Skip to main content

Ozzy Osbourne’s Patient Number 9: metal’s greatest icon continues his late-career hot streak

Album review: Ozzy Osbourne enlists an all-star cast for lucky 13th album Patient Number 9

Ozzy Osbourne: Patient Number 9 album cover
(Image: © Sony Music)

At this point, you can say whatever you like about Ozzy Osbourne. He’s a bit deaf from over 50 years of being an absolute legend, co-architect of heavy metal and survivor of multiple near- death experiences and, famously, can’t fucking hear you. Whether the great man will ever make a full return to live performance seems questionable, but he deserves a huge amount of credit for powering through those well-documented health issues and recording a second studio album in two years.

Even more deserving of praise is the fact that Patient Number 9 is really, really good. By ditching the streamlined, radio-banger approach of its predecessor in favour of a darker, heavier, more nuanced strain of epic metal, Ozzy has conjured some of his strongest material in decades.

What Patient… does have in common with 2020’s Ordinary Man is a raft of guest appearances. The stars that lend their talents to these songs are all guitarists, and all of a certain vintage, with Zakk Wylde the most prominent among them. The result is aimed squarely at both old- and new-school Ozzy fans and the classic rock firmament in general. The opening title track provides an extravagant showcase for the legendary Jeff Beck, with Ozzy in fine voice amid a shape-shifting, prog-tinged arrangement, with a killer chorus that doesn’t take the expected route, and a woozy folk rock coda. Similarly, Eric Clapton weaves his trademark bluesy licks around One Of Those Days’ gently lysergic verses and strident, rootsy chorus. Thankfully we’re spared any of Eric’s ‘opinions’ on race relations or the efficacy of lockdown measures, and his solo is genuinely great, so small mercies and all that.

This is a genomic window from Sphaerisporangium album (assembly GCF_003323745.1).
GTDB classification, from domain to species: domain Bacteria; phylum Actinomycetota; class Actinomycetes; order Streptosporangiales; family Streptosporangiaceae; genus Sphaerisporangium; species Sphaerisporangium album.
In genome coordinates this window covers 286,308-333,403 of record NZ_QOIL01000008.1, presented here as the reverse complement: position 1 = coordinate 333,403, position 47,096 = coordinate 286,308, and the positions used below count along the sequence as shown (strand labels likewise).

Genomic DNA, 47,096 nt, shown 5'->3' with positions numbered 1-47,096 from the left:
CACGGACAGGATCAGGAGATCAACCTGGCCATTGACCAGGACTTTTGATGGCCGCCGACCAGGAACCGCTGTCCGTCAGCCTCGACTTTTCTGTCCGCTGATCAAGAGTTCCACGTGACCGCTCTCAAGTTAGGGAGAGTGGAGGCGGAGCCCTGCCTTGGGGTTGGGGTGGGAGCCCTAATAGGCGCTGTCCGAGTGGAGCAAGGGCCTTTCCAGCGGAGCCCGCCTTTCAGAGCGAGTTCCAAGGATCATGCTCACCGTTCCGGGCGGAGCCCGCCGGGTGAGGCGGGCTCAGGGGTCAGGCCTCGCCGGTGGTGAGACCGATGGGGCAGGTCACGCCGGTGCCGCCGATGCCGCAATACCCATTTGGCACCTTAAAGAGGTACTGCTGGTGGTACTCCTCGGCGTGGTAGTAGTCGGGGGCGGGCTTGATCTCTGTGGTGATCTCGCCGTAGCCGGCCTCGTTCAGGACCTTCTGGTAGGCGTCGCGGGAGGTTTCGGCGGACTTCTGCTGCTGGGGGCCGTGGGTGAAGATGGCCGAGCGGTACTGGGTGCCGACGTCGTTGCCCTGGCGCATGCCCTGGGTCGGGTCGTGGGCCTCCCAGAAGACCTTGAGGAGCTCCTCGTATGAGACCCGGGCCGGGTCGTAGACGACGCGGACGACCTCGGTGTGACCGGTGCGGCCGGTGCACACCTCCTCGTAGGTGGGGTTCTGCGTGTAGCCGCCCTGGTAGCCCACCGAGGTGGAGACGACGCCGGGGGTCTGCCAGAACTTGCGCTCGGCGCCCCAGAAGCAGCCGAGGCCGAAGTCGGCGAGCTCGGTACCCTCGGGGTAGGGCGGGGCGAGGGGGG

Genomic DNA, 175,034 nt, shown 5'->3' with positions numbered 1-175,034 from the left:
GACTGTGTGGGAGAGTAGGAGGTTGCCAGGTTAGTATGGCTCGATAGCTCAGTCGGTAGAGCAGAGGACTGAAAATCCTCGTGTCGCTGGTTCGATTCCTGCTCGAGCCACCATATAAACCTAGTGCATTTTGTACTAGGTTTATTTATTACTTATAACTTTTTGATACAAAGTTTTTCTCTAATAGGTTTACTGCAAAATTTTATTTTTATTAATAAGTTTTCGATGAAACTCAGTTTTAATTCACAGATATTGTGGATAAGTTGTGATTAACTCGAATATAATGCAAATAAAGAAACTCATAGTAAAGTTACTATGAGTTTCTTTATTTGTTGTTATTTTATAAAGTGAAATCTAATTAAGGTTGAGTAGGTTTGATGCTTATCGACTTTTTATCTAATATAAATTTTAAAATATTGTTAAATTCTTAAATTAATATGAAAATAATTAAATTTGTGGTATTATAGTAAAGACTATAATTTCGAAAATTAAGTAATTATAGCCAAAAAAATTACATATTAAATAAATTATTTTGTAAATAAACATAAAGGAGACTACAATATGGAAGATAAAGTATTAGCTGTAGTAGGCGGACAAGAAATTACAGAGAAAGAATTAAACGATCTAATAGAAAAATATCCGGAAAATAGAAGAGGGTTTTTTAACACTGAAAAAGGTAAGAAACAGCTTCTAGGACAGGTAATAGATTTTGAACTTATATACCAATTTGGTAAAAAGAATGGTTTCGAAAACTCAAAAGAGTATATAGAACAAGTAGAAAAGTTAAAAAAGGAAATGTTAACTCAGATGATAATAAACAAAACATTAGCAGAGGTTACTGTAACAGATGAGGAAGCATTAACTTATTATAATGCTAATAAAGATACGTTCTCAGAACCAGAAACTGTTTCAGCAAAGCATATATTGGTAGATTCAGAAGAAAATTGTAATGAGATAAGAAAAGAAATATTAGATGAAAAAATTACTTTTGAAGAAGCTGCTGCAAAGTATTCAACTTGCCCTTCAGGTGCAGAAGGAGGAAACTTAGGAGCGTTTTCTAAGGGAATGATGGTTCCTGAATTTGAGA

The rest of Patient… is a feast of effervescent, melodic and often monstrously heavy anthems. Immortal has near-chewable echoes of Ozzy’s early 80s creative peak, several brilliant riffs and a scorching lead from Pearl Jam’s Mike McCready. Parasite and Evil Shuffle bring Ozzy back together with Zakk, with all the razor- sharp hooks and barbarous, bluesy thunder that fans have come to expect. Bruising, unpredictable and lyrically spiky, Mr. Darkness is even better.

The obvious highlight comes when Ozzy joins forces with Tony Iommi, for the first time ever on one of his solo records. No Escape From Now is glorious. Awash with nods to the old days (that Planet Caravan vocal effect in particular), it’s a doomy, tripped-out labyrinth of ideas, and easily the equal of anything on Black Sabbath’s 13. The bruising blues metal of Degradation Rules is very nearly as good.

Despite everything you may have heard about Ozzy being on his last legs, Patient Number 9 unequivocally does not sound like the work of a man living on borrowed time. Instead, it sounds like the Prince of fucking Darkness having an absolutely smashing time, with a bunch of his mates and, weirdly, a newfound sense of artistic ambition.

‘Don’t forget me, even when I do…’ he sings on the gorgeous, Zakk-augmented Nothing Feels Right. Daft bastard. As if.

Dom Lawson has been writing for Hammer and Prog for 14 intermittently enjoyable years and is extremely fond of heavy metal, progressive rock, coffee and snooker. He listens to more music than you. And then writes about it.